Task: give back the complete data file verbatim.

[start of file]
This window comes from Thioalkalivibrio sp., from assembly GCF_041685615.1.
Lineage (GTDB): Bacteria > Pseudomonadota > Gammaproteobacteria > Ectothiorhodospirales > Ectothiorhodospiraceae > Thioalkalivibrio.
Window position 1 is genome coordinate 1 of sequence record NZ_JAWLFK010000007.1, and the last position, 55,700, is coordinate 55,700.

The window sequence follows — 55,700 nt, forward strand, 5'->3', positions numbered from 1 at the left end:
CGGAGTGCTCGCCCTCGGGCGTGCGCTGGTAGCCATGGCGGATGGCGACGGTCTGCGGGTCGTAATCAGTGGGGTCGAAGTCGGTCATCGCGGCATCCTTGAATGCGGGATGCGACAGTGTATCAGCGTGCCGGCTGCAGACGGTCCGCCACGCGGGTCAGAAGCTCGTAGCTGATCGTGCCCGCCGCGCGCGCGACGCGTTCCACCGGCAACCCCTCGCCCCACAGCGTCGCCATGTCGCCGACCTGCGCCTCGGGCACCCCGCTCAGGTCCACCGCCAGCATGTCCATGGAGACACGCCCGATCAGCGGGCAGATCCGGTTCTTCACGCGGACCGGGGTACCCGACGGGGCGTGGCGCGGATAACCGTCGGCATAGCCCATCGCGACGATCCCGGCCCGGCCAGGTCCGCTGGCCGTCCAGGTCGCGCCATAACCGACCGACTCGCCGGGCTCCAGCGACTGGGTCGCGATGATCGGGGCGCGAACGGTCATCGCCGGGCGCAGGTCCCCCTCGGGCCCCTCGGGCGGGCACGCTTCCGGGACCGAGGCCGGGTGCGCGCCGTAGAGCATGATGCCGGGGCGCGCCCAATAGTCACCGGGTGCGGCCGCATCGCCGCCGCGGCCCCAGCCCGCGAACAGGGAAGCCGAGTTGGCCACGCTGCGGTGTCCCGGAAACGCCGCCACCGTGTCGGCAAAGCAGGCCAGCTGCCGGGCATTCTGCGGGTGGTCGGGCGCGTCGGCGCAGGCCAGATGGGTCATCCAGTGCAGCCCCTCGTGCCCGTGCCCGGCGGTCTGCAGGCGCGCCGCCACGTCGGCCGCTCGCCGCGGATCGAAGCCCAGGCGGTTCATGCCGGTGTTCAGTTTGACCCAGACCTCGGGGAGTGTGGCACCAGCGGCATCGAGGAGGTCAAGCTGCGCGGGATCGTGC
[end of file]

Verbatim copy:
This window comes from Thioalkalivibrio sp., from assembly GCF_041685615.1.
Lineage (GTDB): Bacteria > Pseudomonadota > Gammaproteobacteria > Ectothiorhodospirales > Ectothiorhodospiraceae > Thioalkalivibrio.
Window position 1 is genome coordinate 1 of sequence record NZ_JAWLFK010000007.1, and the last position, 55,700, is coordinate 55,700.

The window sequence follows — 55,700 nt, forward strand, 5'->3', positions numbered from 1 at the left end:
CGGAGTGCTCGCCCTCGGGCGTGCGCTGGTAGCCATGGCGGATGGCGACGGTCTGCGGGTCGTAATCAGTGGGGTCGAAGTCGGTCATCGCGGCATCCTTGAATGCGGGATGCGACAGTGTATCAGCGTGCCGGCTGCAGACGGTCCGCCACGCGGGTCAGAAGCTCGTAGCTGATCGTGCCCGCCGCGCGCGCGACGCGTTCCACCGGCAACCCCTCGCCCCACAGCGTCGCCATGTCGCCGACCTGCGCCTCGGGCACCCCGCTCAGGTCCACCGCCAGCATGTCCATGGAGACACGCCCGATCAGCGGGCAGATCCGGTTCTTCACGCGGACCGGGGTACCCGACGGGGCGTGGCGCGGATAACCGTCGGCATAGCCCATCGCGACGATCCCGGCCCGGCCAGGTCCGCTGGCCGTCCAGGTCGCGCCATAACCGACCGACTCGCCGGGCTCCAGCGACTGGGTCGCGATGATCGGGGCGCGAACGGTCATCGCCGGGCGCAGGTCCCCCTCGGGCCCCTCGGGCGGGCACGCTTCCGGGACCGAGGCCGGGTGCGCGCCGTAGAGCATGATGCCGGGGCGCGCCCAATAGTCACCGGGTGCGGCCGCATCGCCGCCGCGGCCCCAGCCCGCGAACAGGGAAGCCGAGTTGGCCACGCTGCGGTGTCCCGGAAACGCCGCCACCGTGTCGGCAAAGCAGGCCAGCTGCCGGGCATTCTGCGGGTGGTCGGGCGCGTCGGCGCAGGCCAGATGGGTCATCCAGTGCAGCCCCTCGTGCCCGTGCCCGGCGGTCTGCAGGCGCGCCGCCACGTCGGCCGCTCGCCGCGGATCGAAGCCCAGGCGGTTCATGCCGGTGTTCAGTTTGACCCAGACCTCGGGGAGTGTGGCACCAGCGGCATCGAGGAGGTCAAGCTGCGCGGGATCGTGC